There are several different types of fungus that may affect the nails. One that we most often see affecting the toenails is called Onychomycosis. A nail becomes infected when it comes into direct contact with this type of fungus.
Risk factors for nail fungus
Fungal nail infections may develop on just about anyone. There are several risk factors that may lead to infection, including:
- General weakened immune system
- Existing nail injury
- Disorder of the circulatory system
- Athlete’s foot
- Lifestyle conditions, such as wearing close-toed work boots in which feet become more moist and warm.
What a fungal nail infection looks like
One or more nails may become infected by fungus. An infected nail may experience:
- Brittleness or a jagged edge
- Thickening that makes the nail difficult to cut
- Pain during normal activities
How fungal nail infection is diagnosed
When assessing a patient for nail fungus, we begin by taking a medical history and discussion of symptoms. We will perform a physical examination of the affected nail or nails and may take a small sample of nail material for further testing in a laboratory.
Treatment for nail fungus
Because nails grow at a rather slow pace, the complete clearing of nail fungus may take up to a year. Onychomycosis, in particular, can be a difficult fungal infection to control. Some of the treatment options available for nail fungus include medication or surgery.
- Therapeutic treatment for nail fungus may include a topical antifungal medication or oral medication.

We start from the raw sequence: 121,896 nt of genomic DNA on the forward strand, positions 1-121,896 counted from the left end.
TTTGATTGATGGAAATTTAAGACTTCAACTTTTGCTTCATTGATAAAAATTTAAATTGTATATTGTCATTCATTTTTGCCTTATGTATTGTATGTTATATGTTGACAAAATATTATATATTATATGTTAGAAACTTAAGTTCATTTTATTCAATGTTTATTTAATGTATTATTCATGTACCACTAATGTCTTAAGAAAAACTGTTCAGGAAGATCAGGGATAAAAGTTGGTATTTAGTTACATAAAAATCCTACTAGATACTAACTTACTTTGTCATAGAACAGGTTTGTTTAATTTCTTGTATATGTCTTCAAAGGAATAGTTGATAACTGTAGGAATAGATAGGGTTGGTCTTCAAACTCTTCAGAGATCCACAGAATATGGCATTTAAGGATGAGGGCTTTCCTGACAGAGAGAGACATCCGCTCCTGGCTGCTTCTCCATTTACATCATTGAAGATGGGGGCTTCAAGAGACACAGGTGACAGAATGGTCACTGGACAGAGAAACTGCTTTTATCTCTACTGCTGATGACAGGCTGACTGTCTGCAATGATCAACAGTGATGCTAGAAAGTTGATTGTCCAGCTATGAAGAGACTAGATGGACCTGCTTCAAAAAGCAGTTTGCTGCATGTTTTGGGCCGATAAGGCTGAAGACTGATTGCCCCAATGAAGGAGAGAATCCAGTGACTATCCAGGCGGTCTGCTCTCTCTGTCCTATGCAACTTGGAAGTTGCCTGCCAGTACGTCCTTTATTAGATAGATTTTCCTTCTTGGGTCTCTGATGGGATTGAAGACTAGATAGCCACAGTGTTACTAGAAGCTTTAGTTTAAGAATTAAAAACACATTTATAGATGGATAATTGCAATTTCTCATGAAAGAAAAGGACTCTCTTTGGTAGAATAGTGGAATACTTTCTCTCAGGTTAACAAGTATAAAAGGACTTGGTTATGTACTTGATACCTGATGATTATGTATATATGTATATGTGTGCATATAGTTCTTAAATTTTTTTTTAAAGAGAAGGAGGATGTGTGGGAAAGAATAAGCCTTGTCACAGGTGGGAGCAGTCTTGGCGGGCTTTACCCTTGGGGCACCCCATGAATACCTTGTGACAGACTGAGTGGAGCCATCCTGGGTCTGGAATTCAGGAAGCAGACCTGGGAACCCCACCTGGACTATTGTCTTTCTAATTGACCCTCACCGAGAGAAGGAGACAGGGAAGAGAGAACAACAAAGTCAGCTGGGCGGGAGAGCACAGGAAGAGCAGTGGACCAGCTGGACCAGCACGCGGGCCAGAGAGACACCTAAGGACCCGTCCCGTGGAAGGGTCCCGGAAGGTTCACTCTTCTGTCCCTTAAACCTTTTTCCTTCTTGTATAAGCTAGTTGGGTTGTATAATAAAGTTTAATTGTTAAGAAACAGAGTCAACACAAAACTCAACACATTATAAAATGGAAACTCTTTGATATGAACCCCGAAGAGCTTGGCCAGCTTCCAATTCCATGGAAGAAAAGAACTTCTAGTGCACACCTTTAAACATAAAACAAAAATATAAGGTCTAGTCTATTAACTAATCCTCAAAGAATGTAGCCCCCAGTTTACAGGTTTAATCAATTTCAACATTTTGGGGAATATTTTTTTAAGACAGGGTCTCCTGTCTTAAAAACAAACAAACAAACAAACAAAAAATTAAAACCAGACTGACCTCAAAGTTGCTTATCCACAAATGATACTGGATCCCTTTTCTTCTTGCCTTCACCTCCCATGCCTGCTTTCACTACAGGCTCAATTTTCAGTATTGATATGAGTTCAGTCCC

- Laser therapy has been shown effective for treating various fungal nail infections.
- Surgical treatment for nail fungus is typically reserved for severe cases in which therapeutic treatment has been or would be ineffective. Typically, a new nail will grow in overtime.
Tips for the prevention of nail fungus
- Wear shoes that may reduce the risk of injury to the toenails.
- Keep feet and hands clean and dry as much as possible. After washing hands or working in water, dry hands and feet thoroughly.
- When performing chores in which water is necessary, wear rubber gloves to keep hands dry.
- Wear appropriate shoes in a public pool, locker room, or other public areas where there may be standing water.
- Wear appropriately fitting shoes that are not too tight.
- Wear socks designed for absorption and change socks regularly if feet tend to become damp.
- Do not pick at skin around fingernails or toenails.
- Patients with Diabetics should be mindful of controlling their blood sugar in order to decrease susceptibility to infection.
At Seriously Skin, we can help you handle your skin and nail concerns. Contact us today.